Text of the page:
It’s important to remind ourselves to take things slow. It can be exciting to try all of the interesting yoga poses we see surrounding us, but we have to work our bodies up to them.
Most people that come to yoga come with bodies that need healing — their muscles are weak, tight, or disproportionately developed. This is okay, our bodies can grow stronger, we just need to have patience.
There are a few things that we need to keep in mind while practising yoga to keep our bodies healthy.
First, we need to make sure that we’re moving all our muscles. We’re capable of moving our bodies in so many ways. Still, most people only use the same few muscles over and over. We need to practice more active stretches, and get all of our muscles working.
Secondly, we need to move more often. Don’t let your yoga practice be the only time you move throughout the day. Your body needs to constantly be moving to stay healthy. This is especially important if you work a desk job. Take frequent breaks to get your blood flowing and your muscles working.
Next, we need to know our body’s limitations. A lot of yoga poses are tied to mobility. Many of these poses can be hard to accomplish if you have a tighter body. Don’t compensate just to reach these poses. In other words, don’t use the wrong part of your body to help you reach a certain pose.
For example, if you can’t touch the floor with your fingertips without bending your knees, don’t bend your knees! Simply bend however far you can and hold that pose for a bit. Eventually, your mobility will increase and you’ll be touching the floor in no time.
Lastly, give your body time to heal and restore itself. Today, people are often so busy and on the go all the time. We need to take the time to let our bodies and our minds rest. But, rather than playing with your phone, try going for a walk. Sit in your garden. Enjoy the world around you.
Aging With Your Practice
Part of working with your body is knowing what you can handle at all stages of your life. Is the yoga you’re practising now going to be possible at a later time in your life? If not, are there ways that you can modify it so that it will be?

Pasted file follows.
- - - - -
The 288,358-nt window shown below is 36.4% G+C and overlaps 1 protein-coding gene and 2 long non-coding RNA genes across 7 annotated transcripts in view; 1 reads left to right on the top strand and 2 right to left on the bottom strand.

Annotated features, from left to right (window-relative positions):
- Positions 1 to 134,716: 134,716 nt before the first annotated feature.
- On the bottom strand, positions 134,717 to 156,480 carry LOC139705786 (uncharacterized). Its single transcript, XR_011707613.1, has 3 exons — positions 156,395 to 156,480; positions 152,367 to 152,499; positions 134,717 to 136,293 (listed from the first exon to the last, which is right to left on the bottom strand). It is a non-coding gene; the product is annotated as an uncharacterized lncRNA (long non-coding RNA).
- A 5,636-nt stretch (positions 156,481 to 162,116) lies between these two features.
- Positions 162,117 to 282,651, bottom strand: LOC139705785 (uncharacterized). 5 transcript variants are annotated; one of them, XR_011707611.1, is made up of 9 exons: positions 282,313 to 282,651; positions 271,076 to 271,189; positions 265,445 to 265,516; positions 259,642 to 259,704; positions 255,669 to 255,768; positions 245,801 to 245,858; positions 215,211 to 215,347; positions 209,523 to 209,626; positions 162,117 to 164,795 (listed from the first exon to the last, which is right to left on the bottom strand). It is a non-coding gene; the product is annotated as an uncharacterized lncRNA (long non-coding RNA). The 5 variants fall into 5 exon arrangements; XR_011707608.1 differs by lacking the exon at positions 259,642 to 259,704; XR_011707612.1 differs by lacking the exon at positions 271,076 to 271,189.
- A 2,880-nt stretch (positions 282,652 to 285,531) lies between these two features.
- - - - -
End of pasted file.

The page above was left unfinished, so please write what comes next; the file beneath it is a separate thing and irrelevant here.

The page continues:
We have to be mindful that as we age, our bodies will go through changes. Always listen to your body and never push it too far. Do not push yourself to the point of pain or injury. If you don’t have the strength or flexibility to achieve a certain pose, don’t force it.
This can be frustrating, especially if your younger self was once able to achieve these poses. But be gentle with yourself. Your body’s changed, but that’s okay, and it’s okay to change your yoga practice along with it.
Being At Peace With The Environment
When you practice yoga outside, you can better connect with nature. So many yoga poses are rooted in nature, and they mean more when practised
in the natural world. Think of the tree pose while you’re surrounded by trees. Or the sun salutation while the sunshine warms your skin. It just feels better.
When you feel connected with nature, you’re going to want to do more to protect it. Yoga is rooted in the connection of nature — having respect for the earth, plants, animals, and fellow humans.
Yoga helps us to find balance — in ourselves, and in the world around us. Climate change is an example of the world unbalanced. When the world around us feels unbalanced, we begin to feel unbalanced ourselves. To restore this balance in ourselves, we need to help the earth.
Having a healthy connection with the earth enhances our senses, helps us to be present, and heals our bodies physically and mentally.
By learning to live more sustainably, we’re becoming stronger within ourselves, and building a better relationship with the earth. A better outdoor yoga practice means a better life.